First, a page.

2021 is probably the most competitive season of Formula One I have ever watched. I’m old, I started watching in 1993 when my only concerns were Nigel Mansell’s mustache was and thinking Ayrton Senna was a girl. 2021 is properly the business up and down the field, plus the incredibly intense title fight at the front with Mercedes and Lewis Hamilton versus Red Bull and Max Verstappen. And last but now least, there have also been plenty of redemption arcs for teams that have struggled in recent years.
This season has also just been straight-up bananas. From F1’s shortest-ever “race” to its longest-ever season, with globetrotting back-to-back races that have put everyone under massive strain. F1’s freight nearly didn’t show up in time to Brazil and no one knew how things would go the first time around the Losail International, in Qatar. Ahead of the race, Mercedes speculated that there might be three stops on Sunday, but it was Red Bull that actually ended up making that strategy work.
The other thing there’s been a hell of a lot of is stewards’ inquiries. The back and forth between Mercedes and Red Bull has turned very heated multiple times. After Hamilton and Verstappen collided at Silverstone, Red Bull got reserve driver Alex Albon to recreate the incident in a bid to appeal for a stronger sanction against Hamilton. Then last week, after stewards agreed to let them race in Sao Paulo, it was Mercedes’ turn to protest after Verstappen’s onboard showed what it thought was a forceful, dangerous move.
Neither Hamilton nor Verstappen themselves actually seem at all involved in this. The only moments where they’ve spoken up have been an emotive post on social media from Verstappen after the Silverstone crash, and a few snippy comments about the Red Bull’s rear wing from Hamilton before it was outlawed. The Brazilian Grand Prix shenanigans that saw Verstappen forced to pay a 50,000-euro fine, which we all know will sponsor the bar tab at the FIA’s end-of-year gala, for touching Hamilton’s car at parc ferme.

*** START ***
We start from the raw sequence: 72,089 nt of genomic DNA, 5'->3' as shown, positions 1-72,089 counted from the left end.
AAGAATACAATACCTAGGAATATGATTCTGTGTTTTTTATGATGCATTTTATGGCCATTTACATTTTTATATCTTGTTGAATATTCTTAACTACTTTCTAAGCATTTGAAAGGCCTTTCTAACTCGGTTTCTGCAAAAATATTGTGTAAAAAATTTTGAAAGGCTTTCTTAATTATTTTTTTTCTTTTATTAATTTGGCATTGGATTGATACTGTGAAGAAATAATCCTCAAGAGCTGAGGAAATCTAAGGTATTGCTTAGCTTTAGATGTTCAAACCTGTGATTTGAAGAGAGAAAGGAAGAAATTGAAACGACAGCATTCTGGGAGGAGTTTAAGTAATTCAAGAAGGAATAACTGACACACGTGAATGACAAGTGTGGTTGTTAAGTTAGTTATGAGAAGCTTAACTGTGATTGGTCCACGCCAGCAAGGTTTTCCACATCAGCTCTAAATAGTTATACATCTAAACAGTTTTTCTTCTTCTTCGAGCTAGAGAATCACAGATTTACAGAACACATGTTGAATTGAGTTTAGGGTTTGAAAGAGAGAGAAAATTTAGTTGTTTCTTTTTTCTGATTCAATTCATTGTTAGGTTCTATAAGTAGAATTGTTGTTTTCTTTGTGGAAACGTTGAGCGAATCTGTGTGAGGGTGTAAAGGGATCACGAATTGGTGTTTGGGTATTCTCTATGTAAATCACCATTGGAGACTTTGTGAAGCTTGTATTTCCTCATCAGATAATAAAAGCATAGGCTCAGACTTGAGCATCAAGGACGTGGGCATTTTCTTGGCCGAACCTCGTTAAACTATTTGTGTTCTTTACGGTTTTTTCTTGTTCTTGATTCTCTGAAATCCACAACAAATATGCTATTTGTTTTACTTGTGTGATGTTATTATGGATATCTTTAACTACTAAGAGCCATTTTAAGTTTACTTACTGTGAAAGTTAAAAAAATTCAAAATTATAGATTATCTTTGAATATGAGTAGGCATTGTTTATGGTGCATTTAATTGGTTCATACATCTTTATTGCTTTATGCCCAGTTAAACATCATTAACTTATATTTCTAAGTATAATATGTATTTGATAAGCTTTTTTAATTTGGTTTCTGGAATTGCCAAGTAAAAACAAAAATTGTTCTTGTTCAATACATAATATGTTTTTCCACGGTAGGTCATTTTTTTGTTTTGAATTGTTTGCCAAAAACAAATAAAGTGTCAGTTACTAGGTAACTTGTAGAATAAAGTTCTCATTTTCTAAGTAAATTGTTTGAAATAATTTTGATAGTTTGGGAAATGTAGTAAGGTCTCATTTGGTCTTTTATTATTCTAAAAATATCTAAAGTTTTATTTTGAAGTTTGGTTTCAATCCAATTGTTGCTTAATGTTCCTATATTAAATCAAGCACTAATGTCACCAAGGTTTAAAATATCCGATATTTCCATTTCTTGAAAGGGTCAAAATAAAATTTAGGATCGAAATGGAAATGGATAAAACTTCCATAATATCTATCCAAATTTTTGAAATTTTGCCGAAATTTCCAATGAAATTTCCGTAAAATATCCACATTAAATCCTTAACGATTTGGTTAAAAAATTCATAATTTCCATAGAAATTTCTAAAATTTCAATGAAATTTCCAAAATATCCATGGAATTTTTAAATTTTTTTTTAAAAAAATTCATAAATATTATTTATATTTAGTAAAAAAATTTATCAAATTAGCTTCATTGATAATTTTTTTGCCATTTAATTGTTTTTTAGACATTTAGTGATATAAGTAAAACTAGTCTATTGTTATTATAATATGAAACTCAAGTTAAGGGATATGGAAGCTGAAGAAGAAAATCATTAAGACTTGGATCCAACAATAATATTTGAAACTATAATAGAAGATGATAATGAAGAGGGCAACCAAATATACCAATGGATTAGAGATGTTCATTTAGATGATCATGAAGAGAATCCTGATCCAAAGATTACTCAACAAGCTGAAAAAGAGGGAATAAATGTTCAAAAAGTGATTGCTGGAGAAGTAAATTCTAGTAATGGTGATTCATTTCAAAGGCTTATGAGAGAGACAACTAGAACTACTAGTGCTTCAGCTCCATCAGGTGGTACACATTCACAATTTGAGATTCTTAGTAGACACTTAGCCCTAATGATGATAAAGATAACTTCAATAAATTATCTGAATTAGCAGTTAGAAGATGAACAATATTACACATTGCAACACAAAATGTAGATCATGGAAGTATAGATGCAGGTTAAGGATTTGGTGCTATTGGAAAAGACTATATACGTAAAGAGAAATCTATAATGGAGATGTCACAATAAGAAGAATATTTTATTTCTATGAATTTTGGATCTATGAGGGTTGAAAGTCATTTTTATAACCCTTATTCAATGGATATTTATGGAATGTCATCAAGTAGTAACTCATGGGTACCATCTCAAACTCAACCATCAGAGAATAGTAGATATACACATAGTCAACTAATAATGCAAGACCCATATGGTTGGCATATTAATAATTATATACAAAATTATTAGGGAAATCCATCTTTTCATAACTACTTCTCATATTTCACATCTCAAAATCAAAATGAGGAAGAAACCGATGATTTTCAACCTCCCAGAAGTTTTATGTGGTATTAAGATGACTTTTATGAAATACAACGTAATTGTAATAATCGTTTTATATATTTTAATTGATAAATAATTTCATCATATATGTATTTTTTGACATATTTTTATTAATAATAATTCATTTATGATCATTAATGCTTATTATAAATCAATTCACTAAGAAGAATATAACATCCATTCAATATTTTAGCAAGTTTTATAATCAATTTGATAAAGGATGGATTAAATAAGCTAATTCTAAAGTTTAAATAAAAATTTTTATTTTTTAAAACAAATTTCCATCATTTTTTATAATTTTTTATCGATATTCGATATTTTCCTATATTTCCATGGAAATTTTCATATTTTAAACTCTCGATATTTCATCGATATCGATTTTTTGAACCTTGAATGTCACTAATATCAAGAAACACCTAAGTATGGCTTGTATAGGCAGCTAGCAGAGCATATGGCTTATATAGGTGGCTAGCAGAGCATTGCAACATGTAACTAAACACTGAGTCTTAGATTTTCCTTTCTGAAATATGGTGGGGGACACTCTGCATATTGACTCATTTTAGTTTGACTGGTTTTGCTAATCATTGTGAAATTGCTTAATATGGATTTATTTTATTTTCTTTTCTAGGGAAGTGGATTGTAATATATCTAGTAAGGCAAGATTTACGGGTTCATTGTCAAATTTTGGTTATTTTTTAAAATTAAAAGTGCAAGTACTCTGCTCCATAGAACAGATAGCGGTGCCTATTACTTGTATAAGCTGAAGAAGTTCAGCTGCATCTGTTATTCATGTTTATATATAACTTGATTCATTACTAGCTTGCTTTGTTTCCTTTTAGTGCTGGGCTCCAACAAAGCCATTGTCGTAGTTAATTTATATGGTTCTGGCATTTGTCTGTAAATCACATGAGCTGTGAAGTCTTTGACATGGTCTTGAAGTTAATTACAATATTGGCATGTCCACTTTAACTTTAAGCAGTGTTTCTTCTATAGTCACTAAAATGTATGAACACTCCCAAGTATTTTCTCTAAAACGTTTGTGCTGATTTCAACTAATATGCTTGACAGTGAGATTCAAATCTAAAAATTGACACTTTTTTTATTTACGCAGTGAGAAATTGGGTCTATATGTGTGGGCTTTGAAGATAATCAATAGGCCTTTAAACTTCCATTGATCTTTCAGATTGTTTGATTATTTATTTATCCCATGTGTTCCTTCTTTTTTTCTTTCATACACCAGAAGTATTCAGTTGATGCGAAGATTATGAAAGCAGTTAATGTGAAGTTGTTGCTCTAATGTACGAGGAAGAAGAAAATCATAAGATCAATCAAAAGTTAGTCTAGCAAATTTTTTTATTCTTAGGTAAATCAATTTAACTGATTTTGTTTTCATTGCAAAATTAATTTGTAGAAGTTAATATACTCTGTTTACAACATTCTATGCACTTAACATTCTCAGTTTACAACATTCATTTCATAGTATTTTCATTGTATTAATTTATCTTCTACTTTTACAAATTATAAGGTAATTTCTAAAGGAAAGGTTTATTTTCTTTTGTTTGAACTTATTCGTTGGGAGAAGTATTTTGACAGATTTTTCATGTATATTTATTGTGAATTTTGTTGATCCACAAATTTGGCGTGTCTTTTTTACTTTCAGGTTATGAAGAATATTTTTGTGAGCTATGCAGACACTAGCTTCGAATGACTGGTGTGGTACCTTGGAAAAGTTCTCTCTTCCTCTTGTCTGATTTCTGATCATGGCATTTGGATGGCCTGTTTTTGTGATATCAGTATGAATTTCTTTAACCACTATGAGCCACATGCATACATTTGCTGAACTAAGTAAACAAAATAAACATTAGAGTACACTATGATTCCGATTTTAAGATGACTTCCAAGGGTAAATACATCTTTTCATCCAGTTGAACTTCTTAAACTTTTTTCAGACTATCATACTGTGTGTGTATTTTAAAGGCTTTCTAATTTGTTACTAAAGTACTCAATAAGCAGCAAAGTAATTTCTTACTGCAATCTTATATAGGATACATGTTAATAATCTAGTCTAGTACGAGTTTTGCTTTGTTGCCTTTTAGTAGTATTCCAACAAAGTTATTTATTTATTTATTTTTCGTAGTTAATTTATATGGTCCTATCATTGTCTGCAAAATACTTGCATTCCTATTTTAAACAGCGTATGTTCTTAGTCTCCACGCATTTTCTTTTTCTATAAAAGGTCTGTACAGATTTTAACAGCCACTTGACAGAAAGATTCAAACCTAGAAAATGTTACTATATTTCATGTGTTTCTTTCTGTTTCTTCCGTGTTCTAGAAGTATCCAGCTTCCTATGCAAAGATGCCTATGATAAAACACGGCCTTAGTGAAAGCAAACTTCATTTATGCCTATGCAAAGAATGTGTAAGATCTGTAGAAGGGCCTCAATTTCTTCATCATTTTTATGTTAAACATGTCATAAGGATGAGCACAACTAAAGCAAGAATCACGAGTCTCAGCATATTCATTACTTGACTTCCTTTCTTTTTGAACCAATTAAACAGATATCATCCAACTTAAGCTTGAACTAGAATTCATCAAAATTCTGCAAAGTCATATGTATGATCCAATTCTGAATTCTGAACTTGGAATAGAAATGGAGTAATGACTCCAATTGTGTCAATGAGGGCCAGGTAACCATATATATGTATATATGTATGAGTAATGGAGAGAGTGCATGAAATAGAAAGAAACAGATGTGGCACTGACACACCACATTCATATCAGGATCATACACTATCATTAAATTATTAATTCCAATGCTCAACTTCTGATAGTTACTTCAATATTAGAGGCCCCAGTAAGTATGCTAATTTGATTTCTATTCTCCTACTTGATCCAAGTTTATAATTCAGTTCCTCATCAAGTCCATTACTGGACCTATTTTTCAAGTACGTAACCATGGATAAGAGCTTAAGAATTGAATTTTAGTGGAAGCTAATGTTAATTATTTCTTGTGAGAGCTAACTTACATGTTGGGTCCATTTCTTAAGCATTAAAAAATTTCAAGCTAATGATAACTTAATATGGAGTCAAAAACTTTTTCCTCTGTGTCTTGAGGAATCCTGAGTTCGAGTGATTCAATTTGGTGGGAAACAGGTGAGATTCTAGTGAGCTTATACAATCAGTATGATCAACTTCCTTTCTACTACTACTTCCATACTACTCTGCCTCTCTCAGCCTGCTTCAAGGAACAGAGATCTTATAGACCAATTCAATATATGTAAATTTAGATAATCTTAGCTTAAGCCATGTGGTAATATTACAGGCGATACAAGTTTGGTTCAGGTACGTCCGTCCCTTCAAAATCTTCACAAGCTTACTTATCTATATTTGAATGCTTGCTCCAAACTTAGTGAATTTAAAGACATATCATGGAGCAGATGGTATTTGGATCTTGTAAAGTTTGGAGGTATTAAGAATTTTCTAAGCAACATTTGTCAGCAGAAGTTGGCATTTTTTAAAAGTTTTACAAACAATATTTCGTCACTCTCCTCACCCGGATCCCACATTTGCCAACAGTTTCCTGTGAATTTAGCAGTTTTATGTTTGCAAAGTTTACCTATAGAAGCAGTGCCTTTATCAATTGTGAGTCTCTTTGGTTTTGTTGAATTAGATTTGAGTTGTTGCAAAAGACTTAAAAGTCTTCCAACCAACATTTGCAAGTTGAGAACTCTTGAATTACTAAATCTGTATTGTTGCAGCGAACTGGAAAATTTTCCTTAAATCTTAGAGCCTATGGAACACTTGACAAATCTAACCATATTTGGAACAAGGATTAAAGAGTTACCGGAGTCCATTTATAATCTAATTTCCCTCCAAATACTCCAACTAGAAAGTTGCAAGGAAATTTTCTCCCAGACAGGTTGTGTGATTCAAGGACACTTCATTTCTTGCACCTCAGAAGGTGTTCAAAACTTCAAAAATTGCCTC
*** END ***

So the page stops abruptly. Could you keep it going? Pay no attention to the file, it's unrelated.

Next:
The flames, however, have been not just fanned but stoked so hot by the respective team bosses, such as Red Bull’s Christian Horner being investigated for calling the FIA into disrepute, after blaming a “rogue marshal” for the double-yellow flag incident in qualifying. In all fairness, Mercedes’ Toto Wolff dished out plenty of words too, furiously calling the choice not to review the Sao Paulo incident “laughable.” It’s all, make no mistake, incredibly Drive To Survive. Right up to and including Sky Sports F1 televising the Friday team boss press conference, where Wolff and Horner were told about Mercedes’ review bid being turned down.
Drivers admittedly feel like they’re being oppressed by the stewards; up and down any grid, absolutely all of them will tell you they’ve never done anything wrong in their lives and the regulations are out to get them—even if they put another car directly into a wall. Verstappen complained that he doesn’t get presents from the stewards after being penalized for the yellow flag incident, and Hamilton’s implied a few times that he gets specifically victimized by decisions. That’s completely normal, they’re competitors—the ongoing wrangling between their teams, however, is reaching a fever pitch that goes beyond any standard rivalry and there’s no chance it’s likely to be resolved before the end of the season. Let’s just hope it doesn’t go over it.
Verstappen flew home from Qatar with a six-point lead over Hamilton. It’s mathematically possible for him to sew up the title in Jeddah if Hamilton has a DNF, or fails to keep within touching distance in the points. If Verstappen adds 20 points to his edge over the Mercedes then it’s done before Abu Dhabi.
But this is Lewis Hamilton we’re talking about, who is rather good at driving F1 cars, especially to take titles. So it’s very likely to go down to the chequered flag after the 22nd race of this incredibly long season. It would be a really awful shame if the fight went on beyond that, in appeals and counter appeals to the stewards, rather than such a close battle being allowed to play out on the place it should: the burning hot asphalt of the race track.
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